59 of the 66 previous DGA winners have gone on to win the directing Oscar
Alejandro G. Inarritu has been named 2014’s best director by the Directors Guild of America, giving his film “Birdman” an impressive trifecta of major guild awards and making it the clear frontrunner in this year’s Oscar race for Best Picture.
Coming on the heels of a win at the Producers Guild Awards on Jan. 24 and an ensemble-cast honor at the next day’s Screen Actors Guild Awards, the victory means that Inarritu’s daring black comedy has now won the top award from three of the four major Hollywood guilds, with the Writers Guild of America Awards coming next Saturday.
The last film to win PGA, DGA and SAG Ensemble and not win the top Oscar was 1995’s “Apollo 13,” which lost to “Braveheart” after nearly sweeping the guild awards. Since then, the only films to win all three have been “American Beauty,” “Chicago,” “The Lord of the Rings: The Return of the King,” “No Country for Old Men,” “Slumdog Millionaire,”
Also read: ‘Birdman’ Wins Top Producers Guild Award
While “Birdman,” which is shot to resemble one continuous take, was thought by many Oscar-watchers to be too offbeat for the Academy, it has now shown enough strength with the guilds to more than counteract the many critics’ awards won by its chief rival, Richard Linklater’s “Boyhood.”
And with all but seven of the 66 DGA winners going on to win the Oscar for Best Director, it gives Inarritu a significant edge in his race with Linklater for that award.
The Mexican-born director came to the ceremony at the Hyatt Regency Century Plaza Hotel wearing a shirt that belonged to author Raymond Carver and a tie once owned by director Billy Wilder, two of his heroes. The shirt was given to him after the first L.A. screening of “Birdman” by Carver’s widow, Tess Gallagher, who had given Inarritu permission to use Carver’s short story “What We Talk About When We Talk About Love” in “Birdman.”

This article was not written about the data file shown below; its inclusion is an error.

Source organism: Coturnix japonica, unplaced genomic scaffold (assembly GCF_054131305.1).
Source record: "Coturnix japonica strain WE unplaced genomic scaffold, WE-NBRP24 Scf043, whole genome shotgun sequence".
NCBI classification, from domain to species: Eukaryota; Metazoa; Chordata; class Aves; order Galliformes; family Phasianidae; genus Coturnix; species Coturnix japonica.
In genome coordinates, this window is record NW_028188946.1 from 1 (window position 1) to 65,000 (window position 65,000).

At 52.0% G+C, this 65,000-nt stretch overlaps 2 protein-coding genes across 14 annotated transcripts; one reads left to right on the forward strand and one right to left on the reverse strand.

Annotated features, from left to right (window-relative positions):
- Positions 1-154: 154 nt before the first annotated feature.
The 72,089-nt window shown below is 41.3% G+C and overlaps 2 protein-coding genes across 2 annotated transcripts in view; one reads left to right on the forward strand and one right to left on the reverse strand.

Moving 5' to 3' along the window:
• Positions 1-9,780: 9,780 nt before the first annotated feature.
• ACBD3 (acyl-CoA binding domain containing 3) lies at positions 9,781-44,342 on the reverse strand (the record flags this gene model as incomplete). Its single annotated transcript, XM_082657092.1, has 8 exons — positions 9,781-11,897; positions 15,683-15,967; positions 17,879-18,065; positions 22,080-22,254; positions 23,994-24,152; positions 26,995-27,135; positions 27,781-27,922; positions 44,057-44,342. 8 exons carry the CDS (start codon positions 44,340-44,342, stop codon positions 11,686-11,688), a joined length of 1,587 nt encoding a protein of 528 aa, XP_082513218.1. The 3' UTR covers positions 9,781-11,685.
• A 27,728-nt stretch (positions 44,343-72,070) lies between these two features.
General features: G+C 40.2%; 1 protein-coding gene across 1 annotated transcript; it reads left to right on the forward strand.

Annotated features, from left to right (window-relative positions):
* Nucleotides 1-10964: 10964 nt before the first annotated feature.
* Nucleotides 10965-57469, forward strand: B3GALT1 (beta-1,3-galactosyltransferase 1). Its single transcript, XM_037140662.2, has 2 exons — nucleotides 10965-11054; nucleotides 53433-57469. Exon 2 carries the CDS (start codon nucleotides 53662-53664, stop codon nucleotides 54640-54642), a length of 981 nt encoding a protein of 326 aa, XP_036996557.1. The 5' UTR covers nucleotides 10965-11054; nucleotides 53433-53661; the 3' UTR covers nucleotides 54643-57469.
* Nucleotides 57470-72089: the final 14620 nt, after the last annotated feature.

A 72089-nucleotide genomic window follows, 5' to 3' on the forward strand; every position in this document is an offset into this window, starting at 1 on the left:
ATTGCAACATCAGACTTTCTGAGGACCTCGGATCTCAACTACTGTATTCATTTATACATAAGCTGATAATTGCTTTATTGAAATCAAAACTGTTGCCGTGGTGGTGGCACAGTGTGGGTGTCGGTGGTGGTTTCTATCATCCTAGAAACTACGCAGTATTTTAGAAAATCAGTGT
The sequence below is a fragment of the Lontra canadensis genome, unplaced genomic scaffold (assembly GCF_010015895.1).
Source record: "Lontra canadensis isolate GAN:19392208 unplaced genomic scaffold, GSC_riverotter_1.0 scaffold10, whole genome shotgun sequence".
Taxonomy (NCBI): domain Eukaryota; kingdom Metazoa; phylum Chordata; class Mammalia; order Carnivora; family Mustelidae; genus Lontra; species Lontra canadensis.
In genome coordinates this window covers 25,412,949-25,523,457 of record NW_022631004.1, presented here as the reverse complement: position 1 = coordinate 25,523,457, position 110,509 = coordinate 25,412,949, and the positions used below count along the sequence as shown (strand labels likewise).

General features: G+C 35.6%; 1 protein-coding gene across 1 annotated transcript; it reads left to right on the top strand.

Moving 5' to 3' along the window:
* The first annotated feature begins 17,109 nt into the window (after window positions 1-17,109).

All five nominated feature-film directors — Inarritu, Linklater, Wes Anderson for “The Grand Budapest Hotel,” Clint Eastwood for “American Sniper” and Morten Tyldum for “The Imitation Game” — gave acceptance speeches after receiving nomination plaques, with Eastwood drawing by far the biggest applause.
The documentary feature award went to Laura Poitras for “Citizenfour,” the film that has won most of the major doc awards this season.
In the television categories, two female directors who came from independent features, Jill Soloway and Lisa Cholodenko, won for directing an episode of the comedy series “Transparent” and the miniseries “Olive Kitteridge,” respectively.
Lesli Linka Glatter made it three-for-three for women directors in the top TV categories when she won the drama-TV award for directing an episode of “Homeland.”
Other television awards went to “The Tonight Show With Jimmy Fallon,” the 68th annual Tony Awards and the reality series “The Chair.”
At the awards, Steven Spielberg announced that beginning next year, the DGA will give an annual award to the best first-time feature director.
Special awards went to James Burrows and Robert Butler (Lifetime Achievement in Television Direction Awards), Phillip M. Goldfarb (Frank Capra Achievement Award) and Julie Gelfand (“Franklin J. Schaffner Achievement Award).
Feature Film: Alejandro G. Inarritu, “Birdman or (The Unexpected Virtue of Ignorance)”
Documentary: Laura Poitras, “Citizenfour”
Dramatic Series: Lesli Linka Glatter: “Homeland: From A to B and Back Again”
Comedy Series: Jill Soloway: “Transparent: Best New Girl”
Movies for Television and Mini-Series: Lisa Cholodenko, “Olive Kitteridge”
Variety/Talk/News/Sports – Regularly Scheduled Programming: Dave Diomedi, “The Tonight Show With Jimmy Fallon,” Episode #1
Variety/Talk/News/Sports – Specials: Glenn Weiss, “The 68th Annual Tony Awards”
Reality Programs: Anthony B. Sacco, “The Chair: The Test”
Children’s Programs: Jonathan Judge, “100 Things To Do Before High School,” Pilot
Commercials: Nicolai Fuglsig, “Sapeurs,” Guinness; “Waiting,” FEMA